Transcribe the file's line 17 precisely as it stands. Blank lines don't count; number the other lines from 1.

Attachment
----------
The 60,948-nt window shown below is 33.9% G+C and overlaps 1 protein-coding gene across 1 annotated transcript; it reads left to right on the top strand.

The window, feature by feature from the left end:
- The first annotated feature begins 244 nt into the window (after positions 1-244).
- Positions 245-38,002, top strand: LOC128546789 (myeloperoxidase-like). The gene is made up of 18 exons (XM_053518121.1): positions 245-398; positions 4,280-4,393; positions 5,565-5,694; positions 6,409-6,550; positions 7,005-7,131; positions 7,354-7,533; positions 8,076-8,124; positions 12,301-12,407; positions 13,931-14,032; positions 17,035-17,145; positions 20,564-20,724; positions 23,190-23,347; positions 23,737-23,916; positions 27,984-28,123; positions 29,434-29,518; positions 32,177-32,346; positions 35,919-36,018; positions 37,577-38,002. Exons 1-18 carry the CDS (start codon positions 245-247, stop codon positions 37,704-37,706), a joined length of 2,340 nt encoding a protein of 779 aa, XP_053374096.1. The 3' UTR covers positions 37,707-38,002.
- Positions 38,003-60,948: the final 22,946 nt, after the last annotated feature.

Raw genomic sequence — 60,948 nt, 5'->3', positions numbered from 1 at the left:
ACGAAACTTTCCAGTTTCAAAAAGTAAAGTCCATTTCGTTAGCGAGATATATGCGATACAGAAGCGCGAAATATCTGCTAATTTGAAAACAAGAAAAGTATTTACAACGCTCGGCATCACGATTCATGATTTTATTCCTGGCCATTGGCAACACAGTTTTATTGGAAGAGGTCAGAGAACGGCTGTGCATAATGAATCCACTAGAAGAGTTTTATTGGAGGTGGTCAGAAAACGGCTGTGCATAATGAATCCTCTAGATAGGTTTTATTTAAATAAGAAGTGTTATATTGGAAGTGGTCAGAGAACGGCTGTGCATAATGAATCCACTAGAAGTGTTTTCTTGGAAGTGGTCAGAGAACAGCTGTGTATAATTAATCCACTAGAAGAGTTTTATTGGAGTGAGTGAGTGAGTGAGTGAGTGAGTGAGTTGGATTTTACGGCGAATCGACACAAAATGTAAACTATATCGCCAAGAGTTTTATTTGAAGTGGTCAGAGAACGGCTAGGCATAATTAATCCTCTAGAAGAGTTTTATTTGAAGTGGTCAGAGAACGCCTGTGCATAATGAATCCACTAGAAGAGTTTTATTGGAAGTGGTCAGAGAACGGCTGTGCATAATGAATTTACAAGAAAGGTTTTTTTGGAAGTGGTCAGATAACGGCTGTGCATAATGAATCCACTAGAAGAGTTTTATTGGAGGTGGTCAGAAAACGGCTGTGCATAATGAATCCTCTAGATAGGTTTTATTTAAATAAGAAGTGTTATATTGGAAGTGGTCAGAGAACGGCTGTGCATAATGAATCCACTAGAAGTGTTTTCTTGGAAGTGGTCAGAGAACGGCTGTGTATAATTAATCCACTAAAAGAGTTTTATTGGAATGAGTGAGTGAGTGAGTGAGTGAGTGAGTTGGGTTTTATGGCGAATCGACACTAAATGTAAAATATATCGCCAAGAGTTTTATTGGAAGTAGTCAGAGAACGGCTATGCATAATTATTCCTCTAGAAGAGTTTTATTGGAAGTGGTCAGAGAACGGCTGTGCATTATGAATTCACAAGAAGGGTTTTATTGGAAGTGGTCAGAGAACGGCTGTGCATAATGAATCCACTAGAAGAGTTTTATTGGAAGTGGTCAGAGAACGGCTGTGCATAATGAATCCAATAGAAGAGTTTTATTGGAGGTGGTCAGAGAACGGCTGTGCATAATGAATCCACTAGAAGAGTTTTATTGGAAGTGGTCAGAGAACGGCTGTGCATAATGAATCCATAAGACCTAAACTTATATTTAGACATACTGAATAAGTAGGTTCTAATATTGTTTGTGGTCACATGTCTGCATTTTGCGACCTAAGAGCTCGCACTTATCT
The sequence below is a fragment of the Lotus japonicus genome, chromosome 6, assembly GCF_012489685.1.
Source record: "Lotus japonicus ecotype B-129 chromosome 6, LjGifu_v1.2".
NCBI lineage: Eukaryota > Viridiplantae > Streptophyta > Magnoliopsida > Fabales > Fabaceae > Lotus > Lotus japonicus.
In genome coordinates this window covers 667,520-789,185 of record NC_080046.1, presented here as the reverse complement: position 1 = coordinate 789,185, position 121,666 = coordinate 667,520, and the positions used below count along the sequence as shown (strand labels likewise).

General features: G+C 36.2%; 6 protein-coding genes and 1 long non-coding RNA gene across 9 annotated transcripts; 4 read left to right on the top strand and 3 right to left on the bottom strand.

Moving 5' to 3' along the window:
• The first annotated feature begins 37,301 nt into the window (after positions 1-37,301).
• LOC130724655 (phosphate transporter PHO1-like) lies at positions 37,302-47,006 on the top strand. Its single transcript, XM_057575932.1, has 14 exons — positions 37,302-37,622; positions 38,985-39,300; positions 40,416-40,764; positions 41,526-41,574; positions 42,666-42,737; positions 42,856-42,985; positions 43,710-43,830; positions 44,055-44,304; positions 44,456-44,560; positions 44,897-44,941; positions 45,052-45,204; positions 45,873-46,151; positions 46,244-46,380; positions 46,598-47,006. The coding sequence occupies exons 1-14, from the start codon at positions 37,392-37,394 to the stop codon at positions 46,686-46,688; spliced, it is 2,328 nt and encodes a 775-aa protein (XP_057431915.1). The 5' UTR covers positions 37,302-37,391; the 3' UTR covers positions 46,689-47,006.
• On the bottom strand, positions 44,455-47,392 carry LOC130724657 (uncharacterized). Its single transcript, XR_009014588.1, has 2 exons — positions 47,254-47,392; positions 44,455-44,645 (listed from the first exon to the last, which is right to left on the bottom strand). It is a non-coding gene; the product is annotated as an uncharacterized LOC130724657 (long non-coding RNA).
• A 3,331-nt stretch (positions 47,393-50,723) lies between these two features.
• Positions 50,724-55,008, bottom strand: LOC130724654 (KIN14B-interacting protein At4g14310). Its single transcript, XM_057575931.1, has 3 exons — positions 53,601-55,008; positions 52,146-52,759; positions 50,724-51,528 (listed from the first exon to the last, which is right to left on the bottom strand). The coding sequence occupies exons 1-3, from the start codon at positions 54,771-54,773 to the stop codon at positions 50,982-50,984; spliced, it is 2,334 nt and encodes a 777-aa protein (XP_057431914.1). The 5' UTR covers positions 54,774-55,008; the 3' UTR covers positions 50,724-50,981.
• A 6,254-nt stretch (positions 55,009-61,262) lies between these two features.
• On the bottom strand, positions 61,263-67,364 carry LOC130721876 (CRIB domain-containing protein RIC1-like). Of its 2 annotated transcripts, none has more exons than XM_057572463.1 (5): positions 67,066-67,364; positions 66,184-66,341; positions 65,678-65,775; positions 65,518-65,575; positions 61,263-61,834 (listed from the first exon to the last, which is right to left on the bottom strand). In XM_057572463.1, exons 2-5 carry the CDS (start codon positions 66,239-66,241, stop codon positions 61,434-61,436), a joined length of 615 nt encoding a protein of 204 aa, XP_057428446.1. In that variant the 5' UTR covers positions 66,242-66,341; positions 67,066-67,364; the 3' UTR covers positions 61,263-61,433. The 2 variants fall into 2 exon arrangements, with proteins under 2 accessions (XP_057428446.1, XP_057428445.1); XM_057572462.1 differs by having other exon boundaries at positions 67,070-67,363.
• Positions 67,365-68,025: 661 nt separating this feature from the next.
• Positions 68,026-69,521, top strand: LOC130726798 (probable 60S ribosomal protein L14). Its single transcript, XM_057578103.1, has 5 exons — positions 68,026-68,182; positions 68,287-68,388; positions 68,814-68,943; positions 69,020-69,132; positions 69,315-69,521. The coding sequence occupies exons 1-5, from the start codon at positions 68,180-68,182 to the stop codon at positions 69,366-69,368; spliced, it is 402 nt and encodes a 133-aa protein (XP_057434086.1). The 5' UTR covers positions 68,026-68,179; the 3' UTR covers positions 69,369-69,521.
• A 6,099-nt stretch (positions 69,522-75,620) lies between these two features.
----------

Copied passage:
• A 3,331-nt stretch (positions 47,393-50,723) lies between these two features.